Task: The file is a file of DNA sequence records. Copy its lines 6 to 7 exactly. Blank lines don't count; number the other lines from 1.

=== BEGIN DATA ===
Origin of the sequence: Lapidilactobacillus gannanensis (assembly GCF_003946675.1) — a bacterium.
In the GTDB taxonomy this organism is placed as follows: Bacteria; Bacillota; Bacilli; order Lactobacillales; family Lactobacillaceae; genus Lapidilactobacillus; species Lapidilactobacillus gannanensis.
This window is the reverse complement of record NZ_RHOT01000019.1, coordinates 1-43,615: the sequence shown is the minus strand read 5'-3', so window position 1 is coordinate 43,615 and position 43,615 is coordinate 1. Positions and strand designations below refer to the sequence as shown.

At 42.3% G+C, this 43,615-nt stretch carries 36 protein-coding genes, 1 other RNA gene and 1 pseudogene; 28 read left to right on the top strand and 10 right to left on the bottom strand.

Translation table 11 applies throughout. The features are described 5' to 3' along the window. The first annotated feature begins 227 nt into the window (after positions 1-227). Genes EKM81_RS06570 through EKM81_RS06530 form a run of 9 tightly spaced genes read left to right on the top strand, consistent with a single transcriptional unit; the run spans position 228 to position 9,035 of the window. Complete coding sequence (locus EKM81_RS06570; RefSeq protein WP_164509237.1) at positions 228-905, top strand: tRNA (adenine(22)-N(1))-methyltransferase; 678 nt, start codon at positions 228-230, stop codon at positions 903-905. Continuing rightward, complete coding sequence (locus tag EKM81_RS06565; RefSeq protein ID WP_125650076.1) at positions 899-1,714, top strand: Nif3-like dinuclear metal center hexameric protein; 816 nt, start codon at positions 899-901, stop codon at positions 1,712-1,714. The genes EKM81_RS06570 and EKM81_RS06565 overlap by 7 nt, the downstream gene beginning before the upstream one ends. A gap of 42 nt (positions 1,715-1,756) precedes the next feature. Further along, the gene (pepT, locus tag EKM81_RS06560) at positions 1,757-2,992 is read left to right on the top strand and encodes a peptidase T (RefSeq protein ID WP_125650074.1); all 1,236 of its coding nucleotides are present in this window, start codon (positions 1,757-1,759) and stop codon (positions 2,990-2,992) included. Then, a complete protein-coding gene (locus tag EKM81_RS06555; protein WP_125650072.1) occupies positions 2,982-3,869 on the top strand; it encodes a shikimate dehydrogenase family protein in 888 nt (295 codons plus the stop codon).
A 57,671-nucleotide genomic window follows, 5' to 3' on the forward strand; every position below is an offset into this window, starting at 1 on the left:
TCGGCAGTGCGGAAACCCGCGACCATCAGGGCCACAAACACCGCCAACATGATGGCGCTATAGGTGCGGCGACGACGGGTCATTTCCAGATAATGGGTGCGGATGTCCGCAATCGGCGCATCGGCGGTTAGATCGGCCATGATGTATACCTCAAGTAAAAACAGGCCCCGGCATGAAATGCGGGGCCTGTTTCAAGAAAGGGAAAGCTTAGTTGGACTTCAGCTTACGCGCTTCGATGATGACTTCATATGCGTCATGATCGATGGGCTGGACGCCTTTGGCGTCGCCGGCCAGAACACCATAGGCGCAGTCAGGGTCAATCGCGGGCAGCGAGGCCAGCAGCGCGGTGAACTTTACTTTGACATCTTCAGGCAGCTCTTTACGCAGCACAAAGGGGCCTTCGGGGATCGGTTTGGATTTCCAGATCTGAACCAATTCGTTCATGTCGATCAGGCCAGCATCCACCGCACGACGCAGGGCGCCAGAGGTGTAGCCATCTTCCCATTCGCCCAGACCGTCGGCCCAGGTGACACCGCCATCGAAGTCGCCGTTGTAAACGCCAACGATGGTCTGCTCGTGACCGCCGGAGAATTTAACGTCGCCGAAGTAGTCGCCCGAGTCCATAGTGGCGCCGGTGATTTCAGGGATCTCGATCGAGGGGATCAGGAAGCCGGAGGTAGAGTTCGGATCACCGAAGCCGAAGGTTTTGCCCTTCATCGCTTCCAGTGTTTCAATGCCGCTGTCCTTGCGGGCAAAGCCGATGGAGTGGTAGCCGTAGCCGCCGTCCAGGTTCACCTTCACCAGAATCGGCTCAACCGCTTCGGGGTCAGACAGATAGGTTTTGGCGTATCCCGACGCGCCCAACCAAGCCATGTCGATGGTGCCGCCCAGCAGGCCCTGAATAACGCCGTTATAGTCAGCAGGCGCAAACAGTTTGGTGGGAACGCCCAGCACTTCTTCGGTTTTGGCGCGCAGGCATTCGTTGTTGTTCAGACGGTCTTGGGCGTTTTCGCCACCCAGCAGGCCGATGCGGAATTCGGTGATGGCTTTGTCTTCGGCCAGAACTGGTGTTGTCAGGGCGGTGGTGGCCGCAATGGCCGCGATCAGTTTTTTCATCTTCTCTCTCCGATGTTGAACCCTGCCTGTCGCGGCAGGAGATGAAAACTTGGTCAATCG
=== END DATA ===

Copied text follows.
A 57,671-nucleotide genomic window follows, 5' to 3' on the forward strand; every position below is an offset into this window, starting at 1 on the left:
TCGGCAGTGCGGAAACCCGCGACCATCAGGGCCACAAACACCGCCAACATGATGGCGCTATAGGTGCGGCGACGACGGGTCATTTCCAGATAATGGGTGCGGATGTCCGCAATCGGCGCATCGGCGGTTAGATCGGCCATGATGTATACCTCAAGTAAAAACAGGCCCCGGCATGAAATGCGGGGCCTGTTTCAAGAAAGGGAAAGCTTAGTTGGACTTCAGCTTACGCGCTTCGATGATGACTTCATATGCGTCATGATCGATGGGCTGGACGCCTTTGGCGTCGCCGGCCAGAACACCATAGGCGCAGTCAGGGTCAATCGCGGGCAGCGAGGCCAGCAGCGCGGTGAACTTTACTTTGACATCTTCAGGCAGCTCTTTACGCAGCACAAAGGGGCCTTCGGGGATCGGTTTGGATTTCCAGATCTGAACCAATTCGTTCATGTCGATCAGGCCAGCATCCACCGCACGACGCAGGGCGCCAGAGGTGTAGCCATCTTCCCATTCGCCCAGACCGTCGGCCCAGGTGACACCGCCATCGAAGTCGCCGTTGTAAACGCCAACGATGGTCTGCTCGTGACCGCCGGAGAATTTAACGTCGCCGAAGTAGTCGCCCGAGTCCATAGTGGCGCCGGTGATTTCAGGGATCTCGATCGAGGGGATCAGGAAGCCGGAGGTAGAGTTCGGATCACCGAAGCCGAAGGTTTTGCCCTTCATCGCTTCCAGTGTTTCAATGCCGCTGTCCTTGCGGGCAAAGCCGATGGAGTGGTAGCCGTAGCCGCCGTCCAGGTTCACCTTCACCAGAATCGGCTCAACCGCTTCGGGGTCAGACAGATAGGTTTTGGCGTATCCCGACGCGCCCAACCAAGCCATGTCGATGGTGCCGCCCAGCAGGCCCTGAATAACGCCGTTATAGTCAGCAGGCGCAAACAGTTTGGTGGGAACGCCCAGCACTTCTTCGGTTTTGGCGCGCAGGCATTCGTTGTTGTTCAGACGGTCTTGGGCGTTTTCGCCACCCAGCAGGCCGATGCGGAATTCGGTGATGGCTTTGTCTTCGGCCAGAACTGGTGTTGTCAGGGCGGTGGTGGCCGCAATGGCCGCGATCAGTTTTTTCATCTTCTCTCTCCGATGTTGAACCCTGCCTGTCGCGGCAGGAGATGAAAACTTGGTCAATCG